Some of Australia’s largest companies recorded strong business conditions but their confidence is weaker than the broader economy, according to a new survey.
National Australia Bank’s (NAB) ASX 300 business confidence survey found that business conditions for large corporates was at +13 points and is stronger in comparison to -3 points for the broader economy.
In contrast, business confidence was +6 points, compared with +10 points recorded in the quarterly business survey (QBS).
Spiro Pappas, NAB head of institutional banking, said the results indicate many of Australia’s largest companies are concerned about rising labour costs and purchase costs, which is affecting their confidence levels.
In the survey, almost 60 per cent of large corporates identified sales and orders as the major output constraint.
But business confidence is strongly positive in mining in contrast to the broader economy while retail and manufacturing was the most negative, which have been impacted by the strength of the Australian dollar and relatively weak consumer confidence.
“The multi-speed economy has been commented on a lot recently, and these results are backing up the concerns raised,” Pappas said.
Large corporates recorded stronger trading and profit conditions than their smaller counterparts, with corporates at +11 and +16 respectively compared to negative territory in the QBS.
“We saw a decline in sales margins, however the impact on profitability was muted which indicates that we’re seeing high levels of discounting with many businesses aiming for volume-driven profits. We’re not anticipating the level of discounting to change over the coming quarter,” Pappas said.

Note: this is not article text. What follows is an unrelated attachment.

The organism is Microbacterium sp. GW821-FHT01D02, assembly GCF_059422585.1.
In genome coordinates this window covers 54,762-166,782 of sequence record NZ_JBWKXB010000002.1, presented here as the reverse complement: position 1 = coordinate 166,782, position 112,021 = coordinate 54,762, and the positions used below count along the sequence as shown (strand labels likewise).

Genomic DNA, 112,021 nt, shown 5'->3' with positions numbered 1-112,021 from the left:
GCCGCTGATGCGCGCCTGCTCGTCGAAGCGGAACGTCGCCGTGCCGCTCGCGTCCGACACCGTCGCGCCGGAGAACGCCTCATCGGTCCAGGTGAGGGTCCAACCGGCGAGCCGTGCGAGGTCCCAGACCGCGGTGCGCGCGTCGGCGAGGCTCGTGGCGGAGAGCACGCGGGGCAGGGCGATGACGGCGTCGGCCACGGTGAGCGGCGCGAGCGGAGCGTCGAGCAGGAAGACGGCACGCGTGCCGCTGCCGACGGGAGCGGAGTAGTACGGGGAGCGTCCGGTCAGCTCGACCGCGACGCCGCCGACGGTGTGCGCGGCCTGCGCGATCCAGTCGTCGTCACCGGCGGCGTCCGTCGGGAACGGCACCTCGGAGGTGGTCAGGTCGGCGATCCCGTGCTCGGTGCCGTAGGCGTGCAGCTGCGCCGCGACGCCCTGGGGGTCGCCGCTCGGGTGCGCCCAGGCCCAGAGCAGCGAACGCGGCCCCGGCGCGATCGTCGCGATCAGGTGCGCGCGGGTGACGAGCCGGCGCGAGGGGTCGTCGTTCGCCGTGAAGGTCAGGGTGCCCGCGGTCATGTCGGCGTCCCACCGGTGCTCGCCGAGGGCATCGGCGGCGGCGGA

Evidence of discounting by large retailers is clearly apparent in the survey, with the ASX firms reporting a -0.8 per cent change in retail prices over the March quarter, while retailers in the QBS recorded a modest -0.1 per cent.
At an aggregated level, Australian large corporates expect the exchange rate to the US dollar to weaken over the next six months to 99 cents. By industry, many large corporates in the construction and retailing sectors expect the strongest outcome for the dollar, with US$1.03 and US$1.01 respectively, while Wholesalers expect the softest outcome at $0.98.
In terms of expectations, ASX 300 companies also expect to perform better than smaller peers recording a net balance of +37 points for the first quarter of 2010, compared with +28 points in the QBS.
The survey sampled the top 300 companies listed on the ASX. It saw 90 companies respond from across the retail, manufacturing, mining and business professional services industry. Out of the 90 respondents, there were eight Australian retailers.